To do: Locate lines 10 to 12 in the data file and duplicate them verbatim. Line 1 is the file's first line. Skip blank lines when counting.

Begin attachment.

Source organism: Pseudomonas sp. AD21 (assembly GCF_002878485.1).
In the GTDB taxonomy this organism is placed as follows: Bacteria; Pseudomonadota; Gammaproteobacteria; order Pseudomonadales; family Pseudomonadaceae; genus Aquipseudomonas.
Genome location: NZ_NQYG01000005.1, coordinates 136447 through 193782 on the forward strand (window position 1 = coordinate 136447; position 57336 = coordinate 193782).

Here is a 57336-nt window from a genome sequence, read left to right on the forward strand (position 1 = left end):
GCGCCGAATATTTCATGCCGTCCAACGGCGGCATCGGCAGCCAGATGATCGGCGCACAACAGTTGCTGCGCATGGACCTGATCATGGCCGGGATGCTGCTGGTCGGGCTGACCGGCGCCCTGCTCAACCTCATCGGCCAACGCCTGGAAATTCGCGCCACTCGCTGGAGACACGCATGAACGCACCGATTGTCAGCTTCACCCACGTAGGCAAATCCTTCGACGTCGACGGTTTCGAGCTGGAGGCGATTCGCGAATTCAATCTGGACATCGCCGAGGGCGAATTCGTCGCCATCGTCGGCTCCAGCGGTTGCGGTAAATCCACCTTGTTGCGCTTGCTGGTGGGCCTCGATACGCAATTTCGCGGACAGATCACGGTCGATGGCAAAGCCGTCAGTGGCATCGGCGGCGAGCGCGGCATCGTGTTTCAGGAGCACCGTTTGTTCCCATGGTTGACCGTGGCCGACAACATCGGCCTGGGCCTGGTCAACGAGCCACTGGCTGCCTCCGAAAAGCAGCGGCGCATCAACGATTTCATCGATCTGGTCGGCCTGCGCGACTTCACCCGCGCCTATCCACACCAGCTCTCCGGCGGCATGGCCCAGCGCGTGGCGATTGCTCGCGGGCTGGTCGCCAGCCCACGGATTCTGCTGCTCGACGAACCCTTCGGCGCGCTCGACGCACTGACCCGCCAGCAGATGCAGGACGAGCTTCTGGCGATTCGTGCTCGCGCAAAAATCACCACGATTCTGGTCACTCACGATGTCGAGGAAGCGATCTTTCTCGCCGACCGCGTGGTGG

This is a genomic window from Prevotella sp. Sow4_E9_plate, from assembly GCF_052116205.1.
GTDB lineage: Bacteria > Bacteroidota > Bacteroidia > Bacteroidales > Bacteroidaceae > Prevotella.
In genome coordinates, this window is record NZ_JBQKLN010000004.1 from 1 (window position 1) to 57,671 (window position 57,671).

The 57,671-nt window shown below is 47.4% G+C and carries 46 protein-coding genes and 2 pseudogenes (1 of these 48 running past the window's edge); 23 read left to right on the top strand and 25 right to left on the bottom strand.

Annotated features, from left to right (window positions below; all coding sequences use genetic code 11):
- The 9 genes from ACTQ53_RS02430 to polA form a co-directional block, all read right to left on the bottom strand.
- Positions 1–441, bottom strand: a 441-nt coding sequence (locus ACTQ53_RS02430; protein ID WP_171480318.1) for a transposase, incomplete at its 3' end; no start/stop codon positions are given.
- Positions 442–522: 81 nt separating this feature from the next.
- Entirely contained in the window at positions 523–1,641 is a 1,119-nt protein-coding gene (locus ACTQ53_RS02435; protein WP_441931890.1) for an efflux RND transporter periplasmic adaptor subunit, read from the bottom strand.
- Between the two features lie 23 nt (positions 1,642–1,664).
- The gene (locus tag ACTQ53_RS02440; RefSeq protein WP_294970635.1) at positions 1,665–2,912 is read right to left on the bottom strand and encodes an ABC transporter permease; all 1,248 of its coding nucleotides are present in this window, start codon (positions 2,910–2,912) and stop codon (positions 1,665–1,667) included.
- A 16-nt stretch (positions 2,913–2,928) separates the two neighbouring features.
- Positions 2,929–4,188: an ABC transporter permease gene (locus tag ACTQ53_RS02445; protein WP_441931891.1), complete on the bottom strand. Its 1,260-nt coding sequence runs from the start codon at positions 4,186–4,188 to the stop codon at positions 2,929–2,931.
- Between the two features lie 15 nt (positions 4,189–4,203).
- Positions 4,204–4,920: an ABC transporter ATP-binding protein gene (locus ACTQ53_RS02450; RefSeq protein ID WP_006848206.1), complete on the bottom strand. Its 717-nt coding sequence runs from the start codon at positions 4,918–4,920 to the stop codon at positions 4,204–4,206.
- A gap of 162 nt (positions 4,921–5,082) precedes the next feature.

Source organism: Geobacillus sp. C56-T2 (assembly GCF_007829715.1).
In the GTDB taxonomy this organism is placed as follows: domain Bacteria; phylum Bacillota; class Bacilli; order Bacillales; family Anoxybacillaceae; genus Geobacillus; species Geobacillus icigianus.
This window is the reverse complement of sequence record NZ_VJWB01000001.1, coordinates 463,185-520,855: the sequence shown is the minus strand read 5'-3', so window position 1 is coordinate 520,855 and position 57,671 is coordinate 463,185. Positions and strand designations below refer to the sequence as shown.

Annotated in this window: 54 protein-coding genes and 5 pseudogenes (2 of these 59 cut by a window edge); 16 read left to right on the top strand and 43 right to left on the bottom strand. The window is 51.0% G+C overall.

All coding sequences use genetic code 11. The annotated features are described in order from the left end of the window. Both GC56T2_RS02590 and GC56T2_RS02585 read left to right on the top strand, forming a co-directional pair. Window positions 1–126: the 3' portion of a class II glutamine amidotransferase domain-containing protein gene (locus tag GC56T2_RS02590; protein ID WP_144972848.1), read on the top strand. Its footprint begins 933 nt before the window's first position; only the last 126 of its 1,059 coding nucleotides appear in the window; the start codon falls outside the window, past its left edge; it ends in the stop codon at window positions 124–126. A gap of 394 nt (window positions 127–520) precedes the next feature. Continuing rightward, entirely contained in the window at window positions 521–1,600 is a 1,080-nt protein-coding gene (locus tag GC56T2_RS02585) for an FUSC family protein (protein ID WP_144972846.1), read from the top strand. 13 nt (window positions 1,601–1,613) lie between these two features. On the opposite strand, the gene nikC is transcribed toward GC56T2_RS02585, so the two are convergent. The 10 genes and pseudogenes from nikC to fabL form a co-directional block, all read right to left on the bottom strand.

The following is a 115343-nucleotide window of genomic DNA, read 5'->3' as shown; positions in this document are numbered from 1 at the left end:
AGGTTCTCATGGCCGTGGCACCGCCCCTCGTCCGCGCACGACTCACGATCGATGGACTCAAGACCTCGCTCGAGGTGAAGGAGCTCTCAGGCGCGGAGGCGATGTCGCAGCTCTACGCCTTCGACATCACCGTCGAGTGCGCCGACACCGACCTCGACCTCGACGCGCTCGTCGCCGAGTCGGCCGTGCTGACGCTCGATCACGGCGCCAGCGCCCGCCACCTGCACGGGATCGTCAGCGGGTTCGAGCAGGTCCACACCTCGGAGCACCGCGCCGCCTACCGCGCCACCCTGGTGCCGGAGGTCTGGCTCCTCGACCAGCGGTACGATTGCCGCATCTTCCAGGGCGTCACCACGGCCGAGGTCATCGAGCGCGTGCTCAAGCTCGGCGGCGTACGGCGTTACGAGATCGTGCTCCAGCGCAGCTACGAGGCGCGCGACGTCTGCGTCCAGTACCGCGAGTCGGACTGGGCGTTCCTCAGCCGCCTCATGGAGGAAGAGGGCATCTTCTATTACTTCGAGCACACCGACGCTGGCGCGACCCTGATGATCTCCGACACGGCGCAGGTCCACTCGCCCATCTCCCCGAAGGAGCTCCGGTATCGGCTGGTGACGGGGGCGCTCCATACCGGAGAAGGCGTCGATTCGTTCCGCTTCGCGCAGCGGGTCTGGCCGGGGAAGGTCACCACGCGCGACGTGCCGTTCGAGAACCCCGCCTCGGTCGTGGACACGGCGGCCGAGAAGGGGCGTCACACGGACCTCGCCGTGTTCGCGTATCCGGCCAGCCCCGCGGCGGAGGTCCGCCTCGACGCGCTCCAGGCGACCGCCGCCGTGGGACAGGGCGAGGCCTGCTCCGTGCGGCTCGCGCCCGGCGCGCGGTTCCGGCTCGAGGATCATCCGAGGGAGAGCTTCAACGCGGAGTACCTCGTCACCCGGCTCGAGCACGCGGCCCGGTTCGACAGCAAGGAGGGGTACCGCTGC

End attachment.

Annotated features, from left to right (window positions below; all coding sequences use genetic code 11):
- The 9 genes from ACTQ53_RS02430 to polA form a co-directional block, all read right to left on the bottom strand.
- Positions 1–441, bottom strand: a 441-nt coding sequence (locus ACTQ53_RS02430; protein ID WP_171480318.1) for a transposase, incomplete at its 3' end; no start/stop codon positions are given.